The organisations responsible for the Sydney Cricket Ground and Centennial Park could be heading for a stoush over the government's increasingly controversial plans for a bridge across Anzac Parade.
The Labor opposition has joined a growing chorus calling on the state government to halt work on the bridge, to be named after former test cricketer Alfred “Tibby” Cotter, for lack of community consultation.
It is understood that one of the main reasons the Sydney Cricket & Sports Ground Trust supports the $25 million walkway is because it wants to use the western area of Moore Park for car parking during major events.
At the moment there is no car parking on the western side of Moore Park, with patrons who drive to the SCG or Allianz Stadium instead parking on the playing fields closer to the grounds.
Under the SCG Trust's plans, the playing fields on the eastern side of Anzac Parade, currently used for car parking, would be upgraded and a bridge would allow people to park in Moore Park West and cross to the grounds.
But Moore Park West is managed by the Centennial Park and Moore Park Trust. A trust spokesman told Fairfax Media on Friday: “We have no plans to allow on-grass car parking in Moore Park West, and the SCG Trust has not approached us about this.”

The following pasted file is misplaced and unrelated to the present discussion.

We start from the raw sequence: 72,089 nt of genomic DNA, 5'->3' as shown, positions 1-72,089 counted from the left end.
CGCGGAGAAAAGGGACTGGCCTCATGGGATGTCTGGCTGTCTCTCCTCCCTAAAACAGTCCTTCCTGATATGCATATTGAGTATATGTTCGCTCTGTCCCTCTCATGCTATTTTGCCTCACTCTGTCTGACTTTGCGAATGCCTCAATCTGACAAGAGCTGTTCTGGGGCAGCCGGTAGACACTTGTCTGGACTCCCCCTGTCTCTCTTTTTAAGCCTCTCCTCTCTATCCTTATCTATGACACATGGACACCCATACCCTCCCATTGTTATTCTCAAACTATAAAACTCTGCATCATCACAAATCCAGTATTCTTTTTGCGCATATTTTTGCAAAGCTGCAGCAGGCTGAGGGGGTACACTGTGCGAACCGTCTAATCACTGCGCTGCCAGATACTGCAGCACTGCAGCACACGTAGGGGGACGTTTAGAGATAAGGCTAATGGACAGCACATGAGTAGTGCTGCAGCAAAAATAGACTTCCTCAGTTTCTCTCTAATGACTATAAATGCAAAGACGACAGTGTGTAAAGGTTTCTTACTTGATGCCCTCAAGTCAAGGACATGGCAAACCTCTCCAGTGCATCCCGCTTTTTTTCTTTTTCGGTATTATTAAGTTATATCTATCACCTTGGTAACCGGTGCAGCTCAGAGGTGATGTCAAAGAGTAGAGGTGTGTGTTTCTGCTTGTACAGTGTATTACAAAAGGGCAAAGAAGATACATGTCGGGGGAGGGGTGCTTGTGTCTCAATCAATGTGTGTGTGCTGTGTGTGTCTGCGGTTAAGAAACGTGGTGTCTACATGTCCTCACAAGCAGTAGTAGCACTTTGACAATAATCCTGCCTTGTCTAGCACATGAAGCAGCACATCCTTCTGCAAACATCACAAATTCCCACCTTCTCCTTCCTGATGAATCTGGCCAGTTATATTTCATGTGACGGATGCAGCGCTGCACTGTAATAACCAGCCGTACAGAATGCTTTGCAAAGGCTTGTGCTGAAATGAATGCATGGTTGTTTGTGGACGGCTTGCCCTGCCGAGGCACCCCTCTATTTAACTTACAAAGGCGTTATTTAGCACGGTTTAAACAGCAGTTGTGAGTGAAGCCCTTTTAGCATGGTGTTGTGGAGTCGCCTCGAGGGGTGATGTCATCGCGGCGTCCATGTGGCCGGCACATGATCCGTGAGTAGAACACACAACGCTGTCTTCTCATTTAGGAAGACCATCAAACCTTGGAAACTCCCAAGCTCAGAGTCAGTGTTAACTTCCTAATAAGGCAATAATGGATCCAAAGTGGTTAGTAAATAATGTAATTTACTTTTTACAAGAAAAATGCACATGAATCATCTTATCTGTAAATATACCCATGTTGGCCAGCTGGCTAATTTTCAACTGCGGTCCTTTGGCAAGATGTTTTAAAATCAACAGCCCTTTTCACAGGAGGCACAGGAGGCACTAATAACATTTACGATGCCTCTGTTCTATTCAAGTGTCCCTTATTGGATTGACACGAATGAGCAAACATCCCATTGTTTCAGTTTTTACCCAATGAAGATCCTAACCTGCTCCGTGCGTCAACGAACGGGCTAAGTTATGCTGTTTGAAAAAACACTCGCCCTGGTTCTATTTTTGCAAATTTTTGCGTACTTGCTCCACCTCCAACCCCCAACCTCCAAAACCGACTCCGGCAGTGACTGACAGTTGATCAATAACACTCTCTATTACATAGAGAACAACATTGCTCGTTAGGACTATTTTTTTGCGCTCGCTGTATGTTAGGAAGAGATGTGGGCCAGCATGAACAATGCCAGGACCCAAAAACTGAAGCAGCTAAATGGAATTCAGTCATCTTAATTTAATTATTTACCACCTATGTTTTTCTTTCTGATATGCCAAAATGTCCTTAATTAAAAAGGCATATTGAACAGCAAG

The NSW government has promoted the Tibby Cotter Walkway as a shared-use bridge for bike riders, but cycling groups are in unison that it not be built as planned. The bridge will not connect to the well-used bike path on Anzac Parade, and cyclists wanting to access it would have to cross a busy bus-way.
The shadow roads minister, Walt Secord, compared the Tibby Cotter Walkway to the planned Nepean River Green Bridge, which costs $24 million and is also controversial.
“In light of the savage cuts that the Liberals and Nationals are making to health and education, it is hard to justify spending almost $50 million on two poorly planned pedestrian bridges in Sydney – without having had proper community consultation,” Mr Secord said.
In a joint statement on Friday with other sporting codes that use the SCG and Allianz Stadium, the SCG Trust chairman, Tony Shepherd, said the bridge would be a “boon for fans and the broader community, allowing them to cross one of Sydney's busiest arterial roads safely and easily".
Referring to Lord Mayor Clover Moore's opposition to the bridge, the Roads Minister, Duncan Gay, said: “If the City of Sydney council and its cheer squad were the only ones we listened to – nothing would ever get built.”
The government acknowledges the bridge is not being built where most pedestrians want to cross Anzac Parade, but says signs can be used to direct them.